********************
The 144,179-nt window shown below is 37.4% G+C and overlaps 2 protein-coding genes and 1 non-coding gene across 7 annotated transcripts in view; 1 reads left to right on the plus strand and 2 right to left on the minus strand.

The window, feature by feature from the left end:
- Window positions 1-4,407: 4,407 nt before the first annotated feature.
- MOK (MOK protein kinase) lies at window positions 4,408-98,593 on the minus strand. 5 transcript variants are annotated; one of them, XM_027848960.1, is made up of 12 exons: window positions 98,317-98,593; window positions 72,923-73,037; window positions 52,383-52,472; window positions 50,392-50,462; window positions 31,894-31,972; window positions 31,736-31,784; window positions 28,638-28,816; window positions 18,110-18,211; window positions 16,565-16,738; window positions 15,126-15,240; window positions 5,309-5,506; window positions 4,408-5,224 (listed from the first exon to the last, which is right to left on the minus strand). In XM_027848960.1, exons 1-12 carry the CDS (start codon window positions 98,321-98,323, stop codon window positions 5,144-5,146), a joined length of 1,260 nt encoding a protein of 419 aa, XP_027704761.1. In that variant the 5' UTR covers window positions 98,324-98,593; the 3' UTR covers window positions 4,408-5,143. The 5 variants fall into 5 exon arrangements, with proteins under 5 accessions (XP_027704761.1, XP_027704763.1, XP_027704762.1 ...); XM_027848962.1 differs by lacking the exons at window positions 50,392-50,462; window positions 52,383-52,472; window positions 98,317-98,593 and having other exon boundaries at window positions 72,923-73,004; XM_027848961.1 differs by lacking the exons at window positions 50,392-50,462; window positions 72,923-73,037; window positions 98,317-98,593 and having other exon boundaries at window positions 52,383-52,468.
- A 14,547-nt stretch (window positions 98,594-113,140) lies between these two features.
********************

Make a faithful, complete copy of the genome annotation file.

The 144,179-nt window shown below is 37.4% G+C and overlaps 2 protein-coding genes and 1 non-coding gene across 7 annotated transcripts in view; 1 reads left to right on the plus strand and 2 right to left on the minus strand.

The window, feature by feature from the left end:
- Window positions 1-4,407: 4,407 nt before the first annotated feature.
- MOK (MOK protein kinase) lies at window positions 4,408-98,593 on the minus strand. 5 transcript variants are annotated; one of them, XM_027848960.1, is made up of 12 exons: window positions 98,317-98,593; window positions 72,923-73,037; window positions 52,383-52,472; window positions 50,392-50,462; window positions 31,894-31,972; window positions 31,736-31,784; window positions 28,638-28,816; window positions 18,110-18,211; window positions 16,565-16,738; window positions 15,126-15,240; window positions 5,309-5,506; window positions 4,408-5,224 (listed from the first exon to the last, which is right to left on the minus strand). In XM_027848960.1, exons 1-12 carry the CDS (start codon window positions 98,321-98,323, stop codon window positions 5,144-5,146), a joined length of 1,260 nt encoding a protein of 419 aa, XP_027704761.1. In that variant the 5' UTR covers window positions 98,324-98,593; the 3' UTR covers window positions 4,408-5,143. The 5 variants fall into 5 exon arrangements, with proteins under 5 accessions (XP_027704761.1, XP_027704763.1, XP_027704762.1 ...); XM_027848962.1 differs by lacking the exons at window positions 50,392-50,462; window positions 52,383-52,472; window positions 98,317-98,593 and having other exon boundaries at window positions 72,923-73,004; XM_027848961.1 differs by lacking the exons at window positions 50,392-50,462; window positions 72,923-73,037; window positions 98,317-98,593 and having other exon boundaries at window positions 52,383-52,468.
- A 14,547-nt stretch (window positions 98,594-113,140) lies between these two features.